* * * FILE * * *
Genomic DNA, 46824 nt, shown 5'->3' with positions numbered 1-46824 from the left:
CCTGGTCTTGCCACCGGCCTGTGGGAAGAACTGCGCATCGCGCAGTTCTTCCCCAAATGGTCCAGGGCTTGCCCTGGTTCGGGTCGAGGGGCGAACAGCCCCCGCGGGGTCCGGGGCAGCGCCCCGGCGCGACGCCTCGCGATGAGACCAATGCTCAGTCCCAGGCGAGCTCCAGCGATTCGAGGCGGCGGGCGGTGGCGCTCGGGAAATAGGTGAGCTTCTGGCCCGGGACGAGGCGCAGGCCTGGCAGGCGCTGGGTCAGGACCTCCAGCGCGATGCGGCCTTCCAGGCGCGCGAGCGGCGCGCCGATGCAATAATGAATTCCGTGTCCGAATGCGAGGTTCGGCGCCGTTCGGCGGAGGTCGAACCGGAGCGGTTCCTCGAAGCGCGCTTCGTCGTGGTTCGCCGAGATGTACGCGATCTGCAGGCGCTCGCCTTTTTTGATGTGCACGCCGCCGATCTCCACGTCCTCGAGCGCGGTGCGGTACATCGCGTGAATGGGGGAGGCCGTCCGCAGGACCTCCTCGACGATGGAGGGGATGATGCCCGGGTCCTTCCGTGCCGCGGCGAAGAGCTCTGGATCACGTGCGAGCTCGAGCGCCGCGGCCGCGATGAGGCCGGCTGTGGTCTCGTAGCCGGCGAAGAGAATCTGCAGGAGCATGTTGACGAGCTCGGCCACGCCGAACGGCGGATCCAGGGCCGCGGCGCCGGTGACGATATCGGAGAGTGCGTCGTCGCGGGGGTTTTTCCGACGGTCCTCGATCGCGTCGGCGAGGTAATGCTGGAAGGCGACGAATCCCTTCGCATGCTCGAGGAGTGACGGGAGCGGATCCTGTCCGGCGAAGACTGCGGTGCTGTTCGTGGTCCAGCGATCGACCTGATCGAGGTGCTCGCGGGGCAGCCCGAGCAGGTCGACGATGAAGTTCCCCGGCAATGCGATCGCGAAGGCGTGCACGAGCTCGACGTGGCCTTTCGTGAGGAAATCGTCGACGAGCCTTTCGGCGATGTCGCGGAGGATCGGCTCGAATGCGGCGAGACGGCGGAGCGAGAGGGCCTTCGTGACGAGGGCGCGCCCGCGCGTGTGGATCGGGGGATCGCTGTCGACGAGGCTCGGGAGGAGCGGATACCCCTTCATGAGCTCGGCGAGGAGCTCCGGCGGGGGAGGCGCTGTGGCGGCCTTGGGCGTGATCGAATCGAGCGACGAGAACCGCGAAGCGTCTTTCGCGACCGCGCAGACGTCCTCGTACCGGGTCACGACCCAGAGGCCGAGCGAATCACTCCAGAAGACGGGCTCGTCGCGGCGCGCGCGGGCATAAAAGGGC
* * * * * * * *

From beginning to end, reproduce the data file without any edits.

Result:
Genomic DNA, 46824 nt, shown 5'->3' with positions numbered 1-46824 from the left:
CCTGGTCTTGCCACCGGCCTGTGGGAAGAACTGCGCATCGCGCAGTTCTTCCCCAAATGGTCCAGGGCTTGCCCTGGTTCGGGTCGAGGGGCGAACAGCCCCCGCGGGGTCCGGGGCAGCGCCCCGGCGCGACGCCTCGCGATGAGACCAATGCTCAGTCCCAGGCGAGCTCCAGCGATTCGAGGCGGCGGGCGGTGGCGCTCGGGAAATAGGTGAGCTTCTGGCCCGGGACGAGGCGCAGGCCTGGCAGGCGCTGGGTCAGGACCTCCAGCGCGATGCGGCCTTCCAGGCGCGCGAGCGGCGCGCCGATGCAATAATGAATTCCGTGTCCGAATGCGAGGTTCGGCGCCGTTCGGCGGAGGTCGAACCGGAGCGGTTCCTCGAAGCGCGCTTCGTCGTGGTTCGCCGAGATGTACGCGATCTGCAGGCGCTCGCCTTTTTTGATGTGCACGCCGCCGATCTCCACGTCCTCGAGCGCGGTGCGGTACATCGCGTGAATGGGGGAGGCCGTCCGCAGGACCTCCTCGACGATGGAGGGGATGATGCCCGGGTCCTTCCGTGCCGCGGCGAAGAGCTCTGGATCACGTGCGAGCTCGAGCGCCGCGGCCGCGATGAGGCCGGCTGTGGTCTCGTAGCCGGCGAAGAGAATCTGCAGGAGCATGTTGACGAGCTCGGCCACGCCGAACGGCGGATCCAGGGCCGCGGCGCCGGTGACGATATCGGAGAGTGCGTCGTCGCGGGGGTTTTTCCGACGGTCCTCGATCGCGTCGGCGAGGTAATGCTGGAAGGCGACGAATCCCTTCGCATGCTCGAGGAGTGACGGGAGCGGATCCTGTCCGGCGAAGACTGCGGTGCTGTTCGTGGTCCAGCGATCGACCTGATCGAGGTGCTCGCGGGGCAGCCCGAGCAGGTCGACGATGAAGTTCCCCGGCAATGCGATCGCGAAGGCGTGCACGAGCTCGACGTGGCCTTTCGTGAGGAAATCGTCGACGAGCCTTTCGGCGATGTCGCGGAGGATCGGCTCGAATGCGGCGAGACGGCGGAGCGAGAGGGCCTTCGTGACGAGGGCGCGCCCGCGCGTGTGGATCGGGGGATCGCTGTCGACGAGGCTCGGGAGGAGCGGATACCCCTTCATGAGCTCGGCGAGGAGCTCCGGCGGGGGAGGCGCTGTGGCGGCCTTGGGCGTGATCGAATCGAGCGACGAGAACCGCGAAGCGTCTTTCGCGACCGCGCAGACGTCCTCGTACCGGGTCACGACCCAGAGGCCGAGCGAATCACTCCAGAAGACGGGCTCGTCGCGGCGCGCGCGGGCATAAAAGGGC